Dates : April-May 1977

Place : Havana, Cuba

Persona : your reporter and NYT Guy, the New York Times Correspondent, my running partner.

The Players : members of the Dizzy Gillespie, Earl Hines and Stan Getz groups, David Amram w/Ray Mantilla, featuring Joanne Brackeen, Ben Brown, Joe Ham, Billy Hart, Rodney Jones, Ron McClure, Mickey Roker, Paquito D’Rivera and Arturo Sandoval from Irakere (Chapter 4) and congeros Los Papines (see below).

Los Papines Cuban LP jacket

it’s our last day of shore leave, as we got used to calling it   me and NYT Guy are now completely comfortable in our skin of ignoring the CubaTour busses as we scampered about the streets of Havana, unaccompanied and i’m sure illegally, but with equal certainty, carefully monitored.  after all we just flew in the face of protocol by spurning a Castro gumment invitation (Chapter 3).


at the exhilarating performance by the Cuban jazz-rockers Irakere at the Havana Libre Hotel there were murmurs of a specal concert presentation the next evening at the Teatro Mella, the city’s Beacon Theatre-like showcase venue.  not that the concert was a surprise, just that David Amram had been feverishly preparing a premiere which was to be his magnum opus and would last a lifetime through many incarnations.

although Amram and i were close, and remain so –more in later Chapters– he wouldn’t divulge much info about the piece save its dedication to the legendary Cuban congero Chano Pozo.

[briefly, Pozo –not his birth name– was a loosely strung, high energy African-Latin percussionist discovered by Dizzy Gillespie and brought to the U.S. in 1949 to play in Gillespie’s big band.  it was to be the North American introduction to Afro-Latin Jazz, Desi Arnaz notwithstanding,  neither Gillespie nor Pozo could speak each other’s language so they communicated as in Kunta Kinte slave days, via the conga drum.  think the Pozo-penned Manteca, bridge by Diz.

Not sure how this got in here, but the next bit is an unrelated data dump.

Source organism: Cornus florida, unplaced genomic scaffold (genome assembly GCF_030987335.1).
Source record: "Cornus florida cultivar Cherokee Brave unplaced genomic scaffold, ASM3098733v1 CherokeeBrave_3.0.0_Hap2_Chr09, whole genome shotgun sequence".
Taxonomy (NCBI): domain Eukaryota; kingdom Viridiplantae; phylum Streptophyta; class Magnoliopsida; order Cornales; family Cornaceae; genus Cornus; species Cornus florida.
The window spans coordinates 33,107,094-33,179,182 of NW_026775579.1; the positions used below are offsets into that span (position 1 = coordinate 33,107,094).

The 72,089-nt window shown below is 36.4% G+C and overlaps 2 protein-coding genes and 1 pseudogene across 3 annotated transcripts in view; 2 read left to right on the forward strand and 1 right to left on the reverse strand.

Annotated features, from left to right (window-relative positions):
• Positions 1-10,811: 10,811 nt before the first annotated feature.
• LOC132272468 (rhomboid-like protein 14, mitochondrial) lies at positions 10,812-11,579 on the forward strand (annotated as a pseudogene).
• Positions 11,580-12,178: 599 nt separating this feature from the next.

inside of a year the volatile Pozo was dead in a barroom brawl.  his legacy may be heard today in music from Eddie Palmieri to Poncho Sanchez, their antecedents, successors, and anyone who plays Latin-Jazz.]

as it turned out Amram was shooting for the stars.  not only his dedicatee, but the cast of players on the Teatro Mella stage.  Ray Mantilla, the conga player Amram brought with him, would be the Pozo surrogate, an honorific spotlight though fraught with trepidation, Mantilla confided to me later.  also bassist John Ore, aboard with Earl “Fatha” Hines, Billy Hart from Stan Getz’s group plus members of Irakere, and the Cuban family of congeros Los Papines.  the last had not the exposure on the Mainland but their names were near-mythical to conga players.